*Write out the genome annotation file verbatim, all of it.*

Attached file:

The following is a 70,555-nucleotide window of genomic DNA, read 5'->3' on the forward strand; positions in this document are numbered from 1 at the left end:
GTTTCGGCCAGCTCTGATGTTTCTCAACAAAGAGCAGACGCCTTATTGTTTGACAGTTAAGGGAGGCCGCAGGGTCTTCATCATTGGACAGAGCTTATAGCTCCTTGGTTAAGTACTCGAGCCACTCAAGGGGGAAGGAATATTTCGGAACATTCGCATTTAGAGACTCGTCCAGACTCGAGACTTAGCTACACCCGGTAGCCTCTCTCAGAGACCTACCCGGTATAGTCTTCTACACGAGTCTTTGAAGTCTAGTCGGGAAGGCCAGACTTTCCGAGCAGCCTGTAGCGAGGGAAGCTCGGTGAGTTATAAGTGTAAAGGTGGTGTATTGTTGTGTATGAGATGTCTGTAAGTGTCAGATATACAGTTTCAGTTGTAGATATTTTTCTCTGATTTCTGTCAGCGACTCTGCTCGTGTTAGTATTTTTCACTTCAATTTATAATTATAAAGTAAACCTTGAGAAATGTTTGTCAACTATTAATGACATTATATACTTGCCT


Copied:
The following is a 70,555-nucleotide window of genomic DNA, read 5'->3' on the forward strand; positions in this document are numbered from 1 at the left end:
GTTTCGGCCAGCTCTGATGTTTCTCAACAAAGAGCAGACGCCTTATTGTTTGACAGTTAAGGGAGGCCGCAGGGTCTTCATCATTGGACAGAGCTTATAGCTCCTTGGTTAAGTACTCGAGCCACTCAAGGGGGAAGGAATATTTCGGAACATTCGCATTTAGAGACTCGTCCAGACTCGAGACTTAGCTACACCCGGTAGCCTCTCTCAGAGACCTACCCGGTATAGTCTTCTACACGAGTCTTTGAAGTCTAGTCGGGAAGGCCAGACTTTCCGAGCAGCCTGTAGCGAGGGAAGCTCGGTGAGTTATAAGTGTAAAGGTGGTGTATTGTTGTGTATGAGATGTCTGTAAGTGTCAGATATACAGTTTCAGTTGTAGATATTTTTCTCTGATTTCTGTCAGCGACTCTGCTCGTGTTAGTATTTTTCACTTCAATTTATAATTATAAAGTAAACCTTGAGAAATGTTTGTCAACTATTAATGACATTATATACTTGCCT